When I was growing up on the farm John G. Diefenbaker was a mythic figure. When I started school he was Canada’s Prime Minister. He remains the only Prime Minister to have come from Saskatchewan.
He was fondly referred to as “Dief the Chief”. The Mystery of the Moonlight Murder sets out his close connection with the Indian peoples of Canada.
While he was Prime Minister, Dief was remembered in our community as a talented criminal defence lawyer. One report says he represented 18 people charged with capital murder. He was successful in defending many of them but at least one of his clients was convicted and hung. An interesting article on his legal career is available at http://ecommons.usask.ca/bitstream/handle/10388/242/Whiteway_Diefenbaker_manuscript.pdf?sequence=3.
Diefenbaker’s first law office in 1920 was in Wakaw which is 85 km down the highway from Melfort. He traveled for court cases through our rural area. A photo of a replica office is to the right.
By time I reached university in the early 1970’s he was no longer Prime Minister or even leader of the Progressive Conservative Party but he remained a Member of Parliament (MP) for Prince Albert. Through changes to riding boundaries Meskanaw became part of the Prince Albert Constituency.
I had finished first year law and was back home for the summer when a federal election was called. Dief, in his late 70’s chose not to travel by car or bus while campaigning but hired a helicopter. He descended out of the sky one afternoon and I was one of the community members to have a chat with him. We talked about law school. We each had gone to the College of Law in Saskatoon.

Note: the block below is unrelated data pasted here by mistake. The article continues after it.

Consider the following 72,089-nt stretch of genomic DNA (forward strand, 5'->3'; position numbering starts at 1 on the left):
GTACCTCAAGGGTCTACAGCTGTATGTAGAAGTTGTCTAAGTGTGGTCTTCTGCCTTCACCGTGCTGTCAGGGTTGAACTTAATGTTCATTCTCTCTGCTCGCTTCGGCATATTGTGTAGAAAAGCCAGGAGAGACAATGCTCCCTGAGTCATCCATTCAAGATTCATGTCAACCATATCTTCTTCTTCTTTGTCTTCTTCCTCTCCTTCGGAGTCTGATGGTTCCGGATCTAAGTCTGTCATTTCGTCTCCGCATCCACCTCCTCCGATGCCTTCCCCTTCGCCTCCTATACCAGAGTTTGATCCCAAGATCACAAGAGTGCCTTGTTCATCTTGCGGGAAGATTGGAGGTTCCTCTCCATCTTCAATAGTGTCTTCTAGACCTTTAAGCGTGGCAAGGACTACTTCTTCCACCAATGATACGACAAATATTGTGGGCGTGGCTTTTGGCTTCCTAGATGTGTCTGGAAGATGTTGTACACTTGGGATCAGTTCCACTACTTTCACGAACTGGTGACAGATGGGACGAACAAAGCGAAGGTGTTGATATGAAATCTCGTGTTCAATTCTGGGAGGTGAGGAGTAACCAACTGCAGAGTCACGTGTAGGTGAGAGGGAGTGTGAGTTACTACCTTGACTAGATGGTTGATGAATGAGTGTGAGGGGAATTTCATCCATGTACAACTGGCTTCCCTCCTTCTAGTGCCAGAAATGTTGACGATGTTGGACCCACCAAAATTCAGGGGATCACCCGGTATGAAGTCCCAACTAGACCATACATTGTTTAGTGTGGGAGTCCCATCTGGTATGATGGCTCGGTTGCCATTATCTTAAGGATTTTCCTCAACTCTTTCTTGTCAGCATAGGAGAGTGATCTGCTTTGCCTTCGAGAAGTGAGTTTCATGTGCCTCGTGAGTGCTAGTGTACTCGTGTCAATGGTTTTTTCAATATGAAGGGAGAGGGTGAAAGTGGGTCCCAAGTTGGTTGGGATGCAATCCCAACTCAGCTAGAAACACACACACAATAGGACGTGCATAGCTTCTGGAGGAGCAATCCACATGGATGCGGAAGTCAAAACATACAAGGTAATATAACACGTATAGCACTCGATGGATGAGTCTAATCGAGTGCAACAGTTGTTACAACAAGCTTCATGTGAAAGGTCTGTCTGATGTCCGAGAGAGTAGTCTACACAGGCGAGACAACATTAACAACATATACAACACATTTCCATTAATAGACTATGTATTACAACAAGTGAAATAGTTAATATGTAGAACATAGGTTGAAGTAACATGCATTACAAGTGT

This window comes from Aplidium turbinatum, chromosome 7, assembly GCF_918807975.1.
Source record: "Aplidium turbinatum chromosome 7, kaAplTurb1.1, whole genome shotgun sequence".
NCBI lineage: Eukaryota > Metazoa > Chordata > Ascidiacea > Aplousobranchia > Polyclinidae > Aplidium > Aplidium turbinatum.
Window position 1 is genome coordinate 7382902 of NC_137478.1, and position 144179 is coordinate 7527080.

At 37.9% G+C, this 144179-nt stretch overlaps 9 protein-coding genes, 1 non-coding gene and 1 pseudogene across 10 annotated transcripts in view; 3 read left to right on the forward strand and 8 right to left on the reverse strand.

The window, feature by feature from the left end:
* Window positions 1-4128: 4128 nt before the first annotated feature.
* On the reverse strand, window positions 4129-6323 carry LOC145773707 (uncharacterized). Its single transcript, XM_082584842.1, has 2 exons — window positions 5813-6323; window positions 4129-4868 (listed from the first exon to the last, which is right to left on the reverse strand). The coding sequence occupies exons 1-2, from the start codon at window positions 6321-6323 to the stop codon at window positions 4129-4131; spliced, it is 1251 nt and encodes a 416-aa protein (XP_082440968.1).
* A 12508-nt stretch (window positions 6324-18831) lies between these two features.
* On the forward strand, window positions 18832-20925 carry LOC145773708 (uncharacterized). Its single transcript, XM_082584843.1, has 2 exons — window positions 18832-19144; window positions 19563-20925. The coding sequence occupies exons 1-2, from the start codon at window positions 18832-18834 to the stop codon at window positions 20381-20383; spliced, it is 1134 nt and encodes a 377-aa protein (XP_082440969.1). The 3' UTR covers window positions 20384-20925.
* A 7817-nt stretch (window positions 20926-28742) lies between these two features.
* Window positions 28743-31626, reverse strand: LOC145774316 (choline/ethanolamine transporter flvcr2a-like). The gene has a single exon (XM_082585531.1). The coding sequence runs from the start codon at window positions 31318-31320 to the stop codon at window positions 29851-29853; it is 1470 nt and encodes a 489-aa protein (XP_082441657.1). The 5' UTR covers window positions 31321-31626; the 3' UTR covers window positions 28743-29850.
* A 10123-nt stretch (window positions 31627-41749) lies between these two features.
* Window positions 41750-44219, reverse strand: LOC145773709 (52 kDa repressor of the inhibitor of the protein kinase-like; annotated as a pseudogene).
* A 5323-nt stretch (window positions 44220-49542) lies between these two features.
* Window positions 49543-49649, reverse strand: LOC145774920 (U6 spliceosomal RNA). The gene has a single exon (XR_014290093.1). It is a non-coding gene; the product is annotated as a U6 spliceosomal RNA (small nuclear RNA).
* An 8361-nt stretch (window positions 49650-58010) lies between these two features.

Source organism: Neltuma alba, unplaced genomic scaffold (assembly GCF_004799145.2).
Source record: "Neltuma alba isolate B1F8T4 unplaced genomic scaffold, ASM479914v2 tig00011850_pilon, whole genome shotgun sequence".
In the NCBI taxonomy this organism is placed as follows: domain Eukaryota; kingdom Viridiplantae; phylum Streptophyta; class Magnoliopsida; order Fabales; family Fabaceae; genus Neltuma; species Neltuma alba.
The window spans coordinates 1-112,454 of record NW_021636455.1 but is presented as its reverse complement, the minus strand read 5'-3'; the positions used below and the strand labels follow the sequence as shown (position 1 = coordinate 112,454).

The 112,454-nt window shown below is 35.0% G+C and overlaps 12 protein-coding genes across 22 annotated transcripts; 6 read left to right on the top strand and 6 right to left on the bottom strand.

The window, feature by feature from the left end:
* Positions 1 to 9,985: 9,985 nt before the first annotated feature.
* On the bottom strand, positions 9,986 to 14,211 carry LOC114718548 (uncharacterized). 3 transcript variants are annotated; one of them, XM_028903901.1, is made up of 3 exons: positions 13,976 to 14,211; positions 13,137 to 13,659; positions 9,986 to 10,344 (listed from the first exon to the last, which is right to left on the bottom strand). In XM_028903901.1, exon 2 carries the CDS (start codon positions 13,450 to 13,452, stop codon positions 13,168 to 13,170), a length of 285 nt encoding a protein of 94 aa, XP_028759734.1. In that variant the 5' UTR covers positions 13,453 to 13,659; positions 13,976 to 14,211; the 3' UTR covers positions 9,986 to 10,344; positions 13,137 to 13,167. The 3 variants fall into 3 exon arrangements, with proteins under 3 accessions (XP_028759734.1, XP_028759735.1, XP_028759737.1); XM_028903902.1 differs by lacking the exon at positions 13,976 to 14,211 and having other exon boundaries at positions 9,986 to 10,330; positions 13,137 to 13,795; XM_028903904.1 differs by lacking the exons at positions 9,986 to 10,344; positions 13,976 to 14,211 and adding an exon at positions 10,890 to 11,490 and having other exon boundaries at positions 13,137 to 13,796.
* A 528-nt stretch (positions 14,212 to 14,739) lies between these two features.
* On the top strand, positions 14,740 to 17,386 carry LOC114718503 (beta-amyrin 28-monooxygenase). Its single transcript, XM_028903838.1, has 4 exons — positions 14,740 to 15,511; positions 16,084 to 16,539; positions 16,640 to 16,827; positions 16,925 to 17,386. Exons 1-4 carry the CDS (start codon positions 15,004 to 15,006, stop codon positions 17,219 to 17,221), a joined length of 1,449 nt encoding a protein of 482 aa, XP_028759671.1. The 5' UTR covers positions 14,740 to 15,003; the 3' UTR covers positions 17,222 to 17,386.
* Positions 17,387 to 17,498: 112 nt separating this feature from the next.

When I graduated he was Chancellor of the University and conferred my law degree upon me. His class, 50 years earlier, had 20 students while there were about 100 in my graduating class.
While his health was in decline he was determined to remain an MP. In 1979 he was in ill health and 83 years of age but he ran again and was the winner. He had reached the stature of winning elections no matter his personal circumstances.
A short time later he died in Ottawa. A showman to the end he orchestrated his return to be buried in Saskatchewan. He arranged a train trip for 2,500 km journey home. People across Canada came out to watch the train go by and say farewell to the Chief. Our province deeply mourned Dief.
He is buried at the Diefenbaker Centre in Saskatoon beside his second wife, Olive.
The website for the Centre is http://www.usask.ca/diefenbaker/.